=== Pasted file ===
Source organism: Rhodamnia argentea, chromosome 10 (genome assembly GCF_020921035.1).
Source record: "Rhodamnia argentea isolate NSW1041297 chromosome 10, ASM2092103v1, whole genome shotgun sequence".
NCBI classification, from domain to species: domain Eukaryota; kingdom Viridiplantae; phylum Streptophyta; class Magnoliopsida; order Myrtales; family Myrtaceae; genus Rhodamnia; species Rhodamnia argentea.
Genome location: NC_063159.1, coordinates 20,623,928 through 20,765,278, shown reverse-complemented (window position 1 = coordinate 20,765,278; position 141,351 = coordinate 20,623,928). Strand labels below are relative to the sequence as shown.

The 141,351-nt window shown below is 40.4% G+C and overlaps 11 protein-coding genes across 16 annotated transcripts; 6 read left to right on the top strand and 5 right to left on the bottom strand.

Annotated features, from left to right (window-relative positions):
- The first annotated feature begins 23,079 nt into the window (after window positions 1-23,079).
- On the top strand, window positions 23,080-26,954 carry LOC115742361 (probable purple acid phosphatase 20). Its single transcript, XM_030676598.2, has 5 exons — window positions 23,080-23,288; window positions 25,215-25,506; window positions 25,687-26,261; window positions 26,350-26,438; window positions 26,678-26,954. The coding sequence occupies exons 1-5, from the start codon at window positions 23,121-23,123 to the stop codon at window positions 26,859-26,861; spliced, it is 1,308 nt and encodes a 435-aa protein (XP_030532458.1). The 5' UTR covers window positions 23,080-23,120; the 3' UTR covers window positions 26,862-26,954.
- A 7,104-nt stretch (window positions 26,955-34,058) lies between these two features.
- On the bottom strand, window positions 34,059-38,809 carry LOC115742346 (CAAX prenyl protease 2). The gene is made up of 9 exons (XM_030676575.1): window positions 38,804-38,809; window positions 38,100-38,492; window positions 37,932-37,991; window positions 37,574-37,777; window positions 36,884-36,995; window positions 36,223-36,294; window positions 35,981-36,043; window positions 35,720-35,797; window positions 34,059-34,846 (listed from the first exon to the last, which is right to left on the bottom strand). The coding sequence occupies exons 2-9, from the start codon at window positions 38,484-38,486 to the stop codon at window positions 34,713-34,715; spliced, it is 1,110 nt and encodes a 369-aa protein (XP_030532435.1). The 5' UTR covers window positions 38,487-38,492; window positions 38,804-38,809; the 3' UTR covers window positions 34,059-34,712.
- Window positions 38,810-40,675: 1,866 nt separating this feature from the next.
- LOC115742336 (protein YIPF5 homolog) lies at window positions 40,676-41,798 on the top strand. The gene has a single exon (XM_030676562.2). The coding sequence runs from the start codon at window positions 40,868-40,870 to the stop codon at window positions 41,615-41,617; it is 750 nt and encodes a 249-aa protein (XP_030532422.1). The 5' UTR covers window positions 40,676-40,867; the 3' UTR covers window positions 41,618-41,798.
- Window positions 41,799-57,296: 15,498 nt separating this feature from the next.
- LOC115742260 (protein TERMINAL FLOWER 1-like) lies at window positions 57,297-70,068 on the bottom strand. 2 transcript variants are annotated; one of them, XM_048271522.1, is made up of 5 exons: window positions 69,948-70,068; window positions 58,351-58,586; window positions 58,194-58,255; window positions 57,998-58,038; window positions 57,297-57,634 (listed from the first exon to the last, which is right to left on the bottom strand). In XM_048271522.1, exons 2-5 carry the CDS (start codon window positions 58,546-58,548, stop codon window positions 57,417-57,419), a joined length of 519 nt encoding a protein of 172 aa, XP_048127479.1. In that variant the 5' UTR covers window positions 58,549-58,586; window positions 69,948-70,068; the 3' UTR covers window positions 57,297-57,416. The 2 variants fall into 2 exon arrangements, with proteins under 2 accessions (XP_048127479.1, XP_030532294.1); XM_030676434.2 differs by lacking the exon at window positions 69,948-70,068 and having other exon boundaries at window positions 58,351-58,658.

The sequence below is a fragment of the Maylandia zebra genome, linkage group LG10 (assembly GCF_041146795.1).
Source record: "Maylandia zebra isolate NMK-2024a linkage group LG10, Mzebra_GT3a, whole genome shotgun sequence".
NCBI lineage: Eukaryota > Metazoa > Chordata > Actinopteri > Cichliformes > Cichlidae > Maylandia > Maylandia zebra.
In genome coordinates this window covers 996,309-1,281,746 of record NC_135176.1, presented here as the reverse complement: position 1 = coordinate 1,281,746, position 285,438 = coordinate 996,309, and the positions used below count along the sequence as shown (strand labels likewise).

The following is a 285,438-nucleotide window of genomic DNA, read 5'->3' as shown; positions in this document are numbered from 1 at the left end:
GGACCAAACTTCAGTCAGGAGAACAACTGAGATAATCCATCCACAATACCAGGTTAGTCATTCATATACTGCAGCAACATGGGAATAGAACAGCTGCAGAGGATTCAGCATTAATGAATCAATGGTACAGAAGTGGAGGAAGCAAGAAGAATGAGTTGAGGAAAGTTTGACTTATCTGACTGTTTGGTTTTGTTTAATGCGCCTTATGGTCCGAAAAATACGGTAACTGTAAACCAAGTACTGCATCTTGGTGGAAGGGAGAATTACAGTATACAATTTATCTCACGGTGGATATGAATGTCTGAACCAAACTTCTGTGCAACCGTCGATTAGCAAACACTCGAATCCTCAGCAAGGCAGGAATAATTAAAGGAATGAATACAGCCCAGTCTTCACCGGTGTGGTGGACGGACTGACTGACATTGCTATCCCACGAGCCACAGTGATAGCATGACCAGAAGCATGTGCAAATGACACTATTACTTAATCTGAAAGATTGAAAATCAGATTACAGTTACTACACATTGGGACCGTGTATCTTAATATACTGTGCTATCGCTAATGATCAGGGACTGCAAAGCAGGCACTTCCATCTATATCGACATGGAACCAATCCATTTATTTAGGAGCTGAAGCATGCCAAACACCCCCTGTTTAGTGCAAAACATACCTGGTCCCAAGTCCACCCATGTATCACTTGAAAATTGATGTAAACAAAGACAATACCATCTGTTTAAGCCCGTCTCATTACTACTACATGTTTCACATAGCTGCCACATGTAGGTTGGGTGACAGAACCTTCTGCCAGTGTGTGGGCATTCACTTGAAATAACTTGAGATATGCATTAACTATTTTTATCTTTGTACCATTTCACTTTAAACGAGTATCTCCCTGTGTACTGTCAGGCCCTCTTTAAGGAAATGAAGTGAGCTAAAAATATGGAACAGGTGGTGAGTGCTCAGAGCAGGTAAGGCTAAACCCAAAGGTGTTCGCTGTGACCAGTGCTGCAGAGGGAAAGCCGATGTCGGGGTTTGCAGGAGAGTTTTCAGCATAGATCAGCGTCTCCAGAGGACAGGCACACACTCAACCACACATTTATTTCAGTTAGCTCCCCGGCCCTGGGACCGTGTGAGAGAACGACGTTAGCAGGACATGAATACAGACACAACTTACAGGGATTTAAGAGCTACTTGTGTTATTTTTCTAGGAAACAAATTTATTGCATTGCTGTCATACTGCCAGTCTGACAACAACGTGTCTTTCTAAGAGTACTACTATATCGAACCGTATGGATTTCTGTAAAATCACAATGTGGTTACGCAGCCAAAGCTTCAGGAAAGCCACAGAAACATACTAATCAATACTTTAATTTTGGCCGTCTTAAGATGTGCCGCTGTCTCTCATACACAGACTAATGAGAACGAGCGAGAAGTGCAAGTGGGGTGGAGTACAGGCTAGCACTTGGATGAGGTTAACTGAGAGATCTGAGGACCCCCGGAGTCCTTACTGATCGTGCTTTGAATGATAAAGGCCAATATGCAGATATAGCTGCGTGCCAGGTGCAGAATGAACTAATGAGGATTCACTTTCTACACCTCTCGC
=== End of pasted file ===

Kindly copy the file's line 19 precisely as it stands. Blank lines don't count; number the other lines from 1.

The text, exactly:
The following is a 285,438-nucleotide window of genomic DNA, read 5'->3' as shown; positions in this document are numbered from 1 at the left end: